OASIS Mailing List ArchivesView the OASIS mailing list archive below
or browse/search using MarkMail.


Help: OASIS Mailing Lists Help | MarkMail Help



   terra incognita

[ Lists Home | Date Index | Thread Index ]

On my way back from XML 2001, I started thinking about the conference
I'd just seen and how exactly I landed in XML.  Wandering through a
bunch of different loosely-connected ideas, I started thinking that XML
and markup in general - including and perhaps especially SGML - simply
doesn't fit well with a huge amount of what the rest of computing wants
to believe.

I'm sure this is obvious to some people but may be worth exploring in a
little more detail for others.

Labeled and hierarchically structured information seems very useful to
XML folks, and it's pretty simple to work with as XML.  Put those
labeled hierarchies into another framework - say, objects or relational
databases - and suddenly what was simple gets complicated very quickly. 
XML seems to encourage a diversity of data structures (even within the
same document) which don't echo the relative conformity of both object
and relational structures.

The notion that representation is as important as underlying structure,
which XML's syntactic rules make fairly explicit, is deeply alien to the
Platonic view of information that many programmers seem to share.  The
notion that lexical structure might be as important as the underlying
information is one that even this community frequently has difficulty
with, but it seems to be at the foundation of XML 1.0.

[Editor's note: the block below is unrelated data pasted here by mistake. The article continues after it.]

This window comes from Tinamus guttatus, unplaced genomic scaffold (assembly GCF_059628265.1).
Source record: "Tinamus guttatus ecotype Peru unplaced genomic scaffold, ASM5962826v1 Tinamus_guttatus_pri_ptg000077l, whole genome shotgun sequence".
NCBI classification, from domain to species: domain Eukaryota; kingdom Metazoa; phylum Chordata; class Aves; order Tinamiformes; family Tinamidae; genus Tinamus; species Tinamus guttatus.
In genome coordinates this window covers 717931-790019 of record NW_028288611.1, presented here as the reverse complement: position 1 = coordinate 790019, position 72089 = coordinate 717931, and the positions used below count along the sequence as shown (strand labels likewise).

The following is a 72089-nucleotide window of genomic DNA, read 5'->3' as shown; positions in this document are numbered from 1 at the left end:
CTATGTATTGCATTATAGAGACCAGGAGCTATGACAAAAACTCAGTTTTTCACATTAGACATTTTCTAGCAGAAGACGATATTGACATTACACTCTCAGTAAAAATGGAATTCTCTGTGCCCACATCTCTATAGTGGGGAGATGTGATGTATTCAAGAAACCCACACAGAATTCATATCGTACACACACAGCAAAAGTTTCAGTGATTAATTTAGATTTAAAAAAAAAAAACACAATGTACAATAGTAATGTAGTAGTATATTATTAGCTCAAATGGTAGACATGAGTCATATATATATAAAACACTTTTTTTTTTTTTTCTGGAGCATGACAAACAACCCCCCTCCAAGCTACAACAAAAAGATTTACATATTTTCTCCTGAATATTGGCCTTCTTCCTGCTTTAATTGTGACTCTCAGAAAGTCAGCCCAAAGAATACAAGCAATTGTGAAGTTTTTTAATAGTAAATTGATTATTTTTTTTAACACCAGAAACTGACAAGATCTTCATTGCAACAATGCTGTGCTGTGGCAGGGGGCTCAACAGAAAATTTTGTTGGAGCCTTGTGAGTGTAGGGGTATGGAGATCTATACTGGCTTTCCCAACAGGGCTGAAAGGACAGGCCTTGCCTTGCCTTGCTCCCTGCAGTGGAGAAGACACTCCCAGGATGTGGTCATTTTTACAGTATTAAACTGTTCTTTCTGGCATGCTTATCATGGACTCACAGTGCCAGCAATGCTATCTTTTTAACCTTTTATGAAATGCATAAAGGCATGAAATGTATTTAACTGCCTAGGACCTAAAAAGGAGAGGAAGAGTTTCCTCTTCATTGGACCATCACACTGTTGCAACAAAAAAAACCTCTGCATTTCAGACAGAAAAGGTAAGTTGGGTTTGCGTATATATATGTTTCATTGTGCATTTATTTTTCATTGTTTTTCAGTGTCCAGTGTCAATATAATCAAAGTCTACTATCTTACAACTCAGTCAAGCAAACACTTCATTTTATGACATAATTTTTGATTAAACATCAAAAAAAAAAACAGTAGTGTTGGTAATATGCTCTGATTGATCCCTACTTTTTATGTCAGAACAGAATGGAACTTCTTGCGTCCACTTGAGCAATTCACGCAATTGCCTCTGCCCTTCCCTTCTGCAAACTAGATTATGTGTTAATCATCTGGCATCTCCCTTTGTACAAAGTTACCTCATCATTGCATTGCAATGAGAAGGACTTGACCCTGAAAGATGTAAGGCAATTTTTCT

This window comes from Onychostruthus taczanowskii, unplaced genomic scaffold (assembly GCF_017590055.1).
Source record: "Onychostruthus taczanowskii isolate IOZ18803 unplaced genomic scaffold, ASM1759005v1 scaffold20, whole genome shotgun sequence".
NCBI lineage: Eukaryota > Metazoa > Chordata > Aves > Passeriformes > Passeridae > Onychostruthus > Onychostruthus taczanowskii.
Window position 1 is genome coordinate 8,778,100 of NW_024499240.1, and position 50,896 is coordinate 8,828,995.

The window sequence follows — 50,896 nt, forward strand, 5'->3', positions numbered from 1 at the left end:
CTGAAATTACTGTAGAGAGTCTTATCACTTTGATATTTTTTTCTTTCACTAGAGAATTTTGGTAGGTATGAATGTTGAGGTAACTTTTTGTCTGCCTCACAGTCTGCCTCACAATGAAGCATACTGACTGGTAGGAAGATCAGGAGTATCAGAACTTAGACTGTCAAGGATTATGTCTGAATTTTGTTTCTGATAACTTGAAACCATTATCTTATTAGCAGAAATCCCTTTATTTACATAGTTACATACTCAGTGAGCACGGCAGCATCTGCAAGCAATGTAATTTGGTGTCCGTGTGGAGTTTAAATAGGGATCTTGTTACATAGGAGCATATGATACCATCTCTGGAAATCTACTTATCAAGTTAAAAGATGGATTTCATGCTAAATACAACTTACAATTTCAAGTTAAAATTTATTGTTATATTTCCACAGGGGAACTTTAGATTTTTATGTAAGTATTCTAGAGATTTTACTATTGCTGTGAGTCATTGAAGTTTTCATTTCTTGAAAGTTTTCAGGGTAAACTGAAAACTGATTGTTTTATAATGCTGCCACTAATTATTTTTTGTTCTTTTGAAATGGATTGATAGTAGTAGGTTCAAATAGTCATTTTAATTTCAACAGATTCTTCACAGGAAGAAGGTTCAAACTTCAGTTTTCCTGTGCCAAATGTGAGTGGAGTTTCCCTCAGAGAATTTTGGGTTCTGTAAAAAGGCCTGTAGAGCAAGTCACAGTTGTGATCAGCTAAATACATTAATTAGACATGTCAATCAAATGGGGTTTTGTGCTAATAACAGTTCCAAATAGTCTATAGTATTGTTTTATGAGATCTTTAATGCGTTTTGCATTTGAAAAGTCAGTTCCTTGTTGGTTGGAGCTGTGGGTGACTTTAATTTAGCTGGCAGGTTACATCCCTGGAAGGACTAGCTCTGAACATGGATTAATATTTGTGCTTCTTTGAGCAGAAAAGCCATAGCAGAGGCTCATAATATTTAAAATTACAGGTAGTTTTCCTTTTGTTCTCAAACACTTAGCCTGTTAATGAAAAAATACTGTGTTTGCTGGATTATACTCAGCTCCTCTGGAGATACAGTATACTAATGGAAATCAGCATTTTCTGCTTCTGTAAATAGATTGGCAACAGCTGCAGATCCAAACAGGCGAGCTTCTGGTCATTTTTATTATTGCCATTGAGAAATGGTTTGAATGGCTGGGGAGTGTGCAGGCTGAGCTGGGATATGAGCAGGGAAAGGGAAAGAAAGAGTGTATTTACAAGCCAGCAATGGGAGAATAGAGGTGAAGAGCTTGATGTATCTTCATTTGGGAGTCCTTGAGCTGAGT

The separation of content from presentation (or processing) in XML seems
to work okay with similar notions in relational databases, but goes
against much of the grain of object-oriented development.  In developing
MOE as a set of objects whose only behaviors are intended to be
utilities for carrying the data they hold, I'm keeping data and logic at
arms length wherever possible.  I'm avoiding OOP concepts like
polymorphism to the extent that I can, preferring to let features like
the location in a structure have priority over the actual class type in
determining behavior.

I'm not sure that any of this is new or unusual - most of it's probably
obvious to a lot of people.  On the other hand, it explains a lot of my
visceral reaction to things like W3C XML Schema which seem to impose a
universe disconnected from markup onto markup itself.  It also explains
a lot of my resistance to "Web Services", which feel to me like an
effort to use XML while continuing to program in older ways which have
no interest in what XML might bring to the table.

I'm hoping that if we're really lucky, this community and others might
notice that markup seems to bring its own agenda, and that more than
bits and bytes are at stake here.  I treasure XML's flexibility and its
insistence on a core set of labeled structures, and wonder if maybe it's
time to take that seriously, rather than whatever received notions of
objects or databases we may have inherited.

Maybe I've been working in the XML trenches too long, but it seems like
maybe it's time to say "XML is different from the rest of what you've
been working on, and we should take that seriously" rather than
pretending that XML is simply glue for other technologies.  This may not
be easy to sell to customers, but it may help us solve their problems.

Simon St.Laurent
"Every day, in every way, I'm getting better and better." - Emile Coue


News | XML in Industry | Calendar | XML Registry
Marketplace | Resources | MyXML.org | Sponsors | Privacy Statement

Copyright 2001 XML.org. This site is hosted by OASIS